If a person dies and they have a living trust, then the successor trustee, named in the living trust, must “administer” the trust. The successor trust must follow all of the instructions in the living trust and they must also follow all of the state and federal laws that impact the decedent’s estate. This is called a trust administration.
The process for administering a living trust is similar to a probate in many ways; however, the biggest and most important difference is that a trust administration is a completely private process whereas a probate is a court-supervised process. Despite the absence of court supervision, the successor trustee named in the living trust has certain fiduciary duties or obligations to fulfill.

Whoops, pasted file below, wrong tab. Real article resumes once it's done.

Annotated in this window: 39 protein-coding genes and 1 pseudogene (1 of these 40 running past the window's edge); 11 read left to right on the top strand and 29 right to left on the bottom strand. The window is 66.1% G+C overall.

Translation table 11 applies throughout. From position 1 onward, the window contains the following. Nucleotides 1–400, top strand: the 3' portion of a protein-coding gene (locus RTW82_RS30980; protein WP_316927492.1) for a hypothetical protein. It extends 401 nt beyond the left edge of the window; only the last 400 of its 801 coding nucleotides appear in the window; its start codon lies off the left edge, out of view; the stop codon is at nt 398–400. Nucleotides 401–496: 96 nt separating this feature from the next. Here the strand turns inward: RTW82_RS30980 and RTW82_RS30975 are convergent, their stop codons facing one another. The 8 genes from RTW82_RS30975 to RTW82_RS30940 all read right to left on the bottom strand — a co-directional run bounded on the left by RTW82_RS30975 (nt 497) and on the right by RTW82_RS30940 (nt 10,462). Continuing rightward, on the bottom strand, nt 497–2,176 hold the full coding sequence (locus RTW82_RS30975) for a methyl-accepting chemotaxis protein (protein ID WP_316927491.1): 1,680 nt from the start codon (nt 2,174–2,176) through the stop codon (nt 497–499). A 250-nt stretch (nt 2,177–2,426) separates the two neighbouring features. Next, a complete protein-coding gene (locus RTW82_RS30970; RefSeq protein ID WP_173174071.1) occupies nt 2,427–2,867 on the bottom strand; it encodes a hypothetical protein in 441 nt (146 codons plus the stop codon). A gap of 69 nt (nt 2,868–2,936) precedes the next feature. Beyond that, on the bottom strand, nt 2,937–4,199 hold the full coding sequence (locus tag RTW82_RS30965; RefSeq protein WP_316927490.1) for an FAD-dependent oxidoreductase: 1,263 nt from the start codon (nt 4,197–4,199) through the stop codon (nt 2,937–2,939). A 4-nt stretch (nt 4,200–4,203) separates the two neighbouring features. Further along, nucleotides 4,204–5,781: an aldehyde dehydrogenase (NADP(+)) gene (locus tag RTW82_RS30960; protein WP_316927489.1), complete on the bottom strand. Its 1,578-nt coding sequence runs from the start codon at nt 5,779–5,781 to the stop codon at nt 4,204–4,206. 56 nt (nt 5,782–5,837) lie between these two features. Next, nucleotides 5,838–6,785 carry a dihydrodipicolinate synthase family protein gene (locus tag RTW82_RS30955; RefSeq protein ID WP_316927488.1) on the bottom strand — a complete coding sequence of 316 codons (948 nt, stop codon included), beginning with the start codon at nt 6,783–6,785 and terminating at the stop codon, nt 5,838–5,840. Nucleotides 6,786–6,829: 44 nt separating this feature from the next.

If these actions are not undertaken, or are handled incorrectly, the successor trustee may be liable for any additional taxes due or may be liable to the trust beneficiaries for mistakes made, even if the successor trustee’s actions were done in good faith. Some of the successor trustee’s actions are mandated by the terms set forth in the trust document; other actions are required under California law or federal tax law. Below is a brief overview of some of the steps required in the administration of a trust and, depending on the situation, size and complexity of the estate, additional steps may be required.